Here it is on the line behind the school, with some other kids quilts.

Heritage Park also has a number of vintage quilts in the Park's collection.  Isn't this one gorgeous?  I can't go anywhere without finding circles!

By far, this was my favourite of the day.  It is too bad the shade is dappled because it takes away from the luminosity of the quilt.  Interestingly, this quilt is made up of the same block, repeated.  At first glance it looks improv, but it isn't.  Unfortunately, there was no detail on the construction.  I can tell you that it is a lot of small pieces!  Don't you love the colour gradation?

I just love this image this display the best out of any in the park.

This is a Bento Box, but the entire thing is done with Denyse Schmidt.  I'm sure there are some of you out there who will love this, I took the photo just for you.

Oh, and in case you are wondering why I didn't share the artists or names of the quilts it's because the program has already been recycled.  Oops, sorry.

02 June, 2009

Luck Be a Pink Hat

This one has been a long time coming.  I had the top finished, and the back too, over a year and a half ago.  I managed to get it to the long armers shortly before or after Smilosaurus was born, I can't remember.  And it sat for nearly a year once I picked it up.  I simply had no motivation to get the binding on.  It's not like I dislike the quilt, I quite love the boldness of it all, I was simply lazy and didn't want to sew on a binding.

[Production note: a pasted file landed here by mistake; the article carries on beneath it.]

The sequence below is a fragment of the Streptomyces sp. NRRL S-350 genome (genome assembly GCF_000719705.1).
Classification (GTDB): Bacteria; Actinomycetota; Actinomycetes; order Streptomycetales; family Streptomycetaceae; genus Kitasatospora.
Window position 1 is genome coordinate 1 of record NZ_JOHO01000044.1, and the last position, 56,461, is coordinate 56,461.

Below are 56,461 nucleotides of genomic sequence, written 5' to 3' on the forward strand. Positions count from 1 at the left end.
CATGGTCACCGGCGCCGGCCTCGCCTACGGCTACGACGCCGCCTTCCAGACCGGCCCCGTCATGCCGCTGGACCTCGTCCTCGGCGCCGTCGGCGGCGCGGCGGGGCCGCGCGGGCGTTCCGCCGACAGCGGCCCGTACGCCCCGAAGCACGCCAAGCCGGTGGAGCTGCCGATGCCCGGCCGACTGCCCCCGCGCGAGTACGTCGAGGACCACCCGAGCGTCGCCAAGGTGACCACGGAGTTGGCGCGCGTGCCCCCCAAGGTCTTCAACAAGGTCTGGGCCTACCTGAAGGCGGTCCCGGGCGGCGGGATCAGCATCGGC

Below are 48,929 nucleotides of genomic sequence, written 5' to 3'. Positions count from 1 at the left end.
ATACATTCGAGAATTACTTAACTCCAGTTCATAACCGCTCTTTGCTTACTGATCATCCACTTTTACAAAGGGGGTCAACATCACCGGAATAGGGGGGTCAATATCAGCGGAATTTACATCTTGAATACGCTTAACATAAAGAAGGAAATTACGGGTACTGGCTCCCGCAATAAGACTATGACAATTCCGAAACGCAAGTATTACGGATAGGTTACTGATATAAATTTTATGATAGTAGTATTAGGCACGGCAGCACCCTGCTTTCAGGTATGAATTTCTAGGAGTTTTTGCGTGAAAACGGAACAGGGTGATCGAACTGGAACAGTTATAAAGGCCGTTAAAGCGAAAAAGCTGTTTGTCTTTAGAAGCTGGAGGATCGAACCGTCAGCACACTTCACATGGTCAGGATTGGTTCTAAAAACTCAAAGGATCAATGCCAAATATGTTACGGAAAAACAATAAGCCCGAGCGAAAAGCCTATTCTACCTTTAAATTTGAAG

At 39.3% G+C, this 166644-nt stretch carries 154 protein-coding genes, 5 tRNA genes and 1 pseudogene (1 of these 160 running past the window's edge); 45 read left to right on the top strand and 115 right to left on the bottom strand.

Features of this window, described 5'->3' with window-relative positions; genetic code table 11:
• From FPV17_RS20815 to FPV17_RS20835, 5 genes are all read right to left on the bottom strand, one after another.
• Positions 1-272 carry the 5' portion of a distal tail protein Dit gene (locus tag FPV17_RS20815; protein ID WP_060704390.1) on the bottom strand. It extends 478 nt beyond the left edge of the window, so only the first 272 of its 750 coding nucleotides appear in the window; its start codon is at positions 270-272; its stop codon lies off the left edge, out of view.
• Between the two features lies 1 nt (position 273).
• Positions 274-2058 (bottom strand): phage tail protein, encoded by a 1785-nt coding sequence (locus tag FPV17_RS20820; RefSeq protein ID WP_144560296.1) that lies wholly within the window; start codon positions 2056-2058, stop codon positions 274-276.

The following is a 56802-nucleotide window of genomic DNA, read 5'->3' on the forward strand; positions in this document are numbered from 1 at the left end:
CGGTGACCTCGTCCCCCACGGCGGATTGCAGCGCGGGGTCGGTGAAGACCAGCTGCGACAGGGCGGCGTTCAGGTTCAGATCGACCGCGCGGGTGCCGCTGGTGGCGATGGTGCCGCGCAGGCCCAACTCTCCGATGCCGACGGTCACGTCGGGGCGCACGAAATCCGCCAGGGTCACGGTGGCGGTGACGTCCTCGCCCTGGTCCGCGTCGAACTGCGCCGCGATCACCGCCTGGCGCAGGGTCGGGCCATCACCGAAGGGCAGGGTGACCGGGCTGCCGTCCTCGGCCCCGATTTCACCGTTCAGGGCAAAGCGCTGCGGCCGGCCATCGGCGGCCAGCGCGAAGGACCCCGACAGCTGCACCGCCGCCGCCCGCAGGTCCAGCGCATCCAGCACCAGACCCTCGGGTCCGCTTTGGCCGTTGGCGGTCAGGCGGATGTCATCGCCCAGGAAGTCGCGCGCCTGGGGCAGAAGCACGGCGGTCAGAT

The motivation to finish it came because I entered it in the show over the weekend.  Nothing like a deadline to get your butt in gear!  So I found the perfect fabric, braved the bias cut, and got it done.

The center portion of the quilt is from a book called Strip Pieced Quilts by Maikke Baker.  I was at a retreat with some quilting friends in my Red Hat group, The Garnet Gals.  Yes, I know I am way too young for a red hat, but these great ladies welcomed me in and still share lots of life and quilt experience with me.  We decided to sew one afternoon and put this together from stash.  And we all liked it too much to donate it - bad us! - so we drew straws to see who got it. I won!

The borders were pieced from scraps, yet another black and white fabric, and more circles.  If you look closely in the bottom photo you will see that the purple we used had coloured circles scattered across the purple.  That's where the colour of my circles came from.

This is one of my favourite backs ever.  So simple, yet really bold.  My initial plan was to put the label in a circle in the green, but I couldn't print a small enough, yet still legible label for any kind of border on it. It still works.

It now seems that the girls can't keep their hands off any aspect of my hobby, er... obsession.  It was impossible to get a shot of this quilt without them in it.

I had this one professionally quilted by a local lady, Berny Sproule.  She used a purple thread in a swooping meander pattern to bring it all together.  

Now, don't get too googly-eyes staring at the photo!